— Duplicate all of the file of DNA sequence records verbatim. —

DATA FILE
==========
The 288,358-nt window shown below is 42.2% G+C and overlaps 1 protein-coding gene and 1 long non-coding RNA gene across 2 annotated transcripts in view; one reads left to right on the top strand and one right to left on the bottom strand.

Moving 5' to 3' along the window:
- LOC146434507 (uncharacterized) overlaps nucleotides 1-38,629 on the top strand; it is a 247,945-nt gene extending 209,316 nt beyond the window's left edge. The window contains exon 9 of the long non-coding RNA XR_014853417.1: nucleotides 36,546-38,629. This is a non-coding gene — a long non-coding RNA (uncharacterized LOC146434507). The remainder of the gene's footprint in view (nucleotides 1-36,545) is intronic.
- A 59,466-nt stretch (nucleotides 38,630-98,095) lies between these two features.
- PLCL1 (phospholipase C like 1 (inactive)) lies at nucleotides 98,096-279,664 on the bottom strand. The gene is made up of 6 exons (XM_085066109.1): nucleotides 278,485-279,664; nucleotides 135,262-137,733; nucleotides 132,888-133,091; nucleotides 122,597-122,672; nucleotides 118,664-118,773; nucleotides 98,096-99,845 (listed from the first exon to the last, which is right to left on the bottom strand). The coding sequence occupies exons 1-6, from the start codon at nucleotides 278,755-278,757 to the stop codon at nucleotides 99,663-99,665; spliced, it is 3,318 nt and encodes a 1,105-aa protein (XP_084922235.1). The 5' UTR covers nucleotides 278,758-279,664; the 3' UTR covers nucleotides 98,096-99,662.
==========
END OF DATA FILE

The 288,358-nt window shown below is 42.2% G+C and overlaps 1 protein-coding gene and 1 long non-coding RNA gene across 2 annotated transcripts in view; one reads left to right on the top strand and one right to left on the bottom strand.

Moving 5' to 3' along the window:
- LOC146434507 (uncharacterized) overlaps nucleotides 1-38,629 on the top strand; it is a 247,945-nt gene extending 209,316 nt beyond the window's left edge. The window contains exon 9 of the long non-coding RNA XR_014853417.1: nucleotides 36,546-38,629. This is a non-coding gene — a long non-coding RNA (uncharacterized LOC146434507). The remainder of the gene's footprint in view (nucleotides 1-36,545) is intronic.
- A 59,466-nt stretch (nucleotides 38,630-98,095) lies between these two features.
- PLCL1 (phospholipase C like 1 (inactive)) lies at nucleotides 98,096-279,664 on the bottom strand. The gene is made up of 6 exons (XM_085066109.1): nucleotides 278,485-279,664; nucleotides 135,262-137,733; nucleotides 132,888-133,091; nucleotides 122,597-122,672; nucleotides 118,664-118,773; nucleotides 98,096-99,845 (listed from the first exon to the last, which is right to left on the bottom strand). The coding sequence occupies exons 1-6, from the start codon at nucleotides 278,755-278,757 to the stop codon at nucleotides 99,663-99,665; spliced, it is 3,318 nt and encodes a 1,105-aa protein (XP_084922235.1). The 5' UTR covers nucleotides 278,758-279,664; the 3' UTR covers nucleotides 98,096-99,662.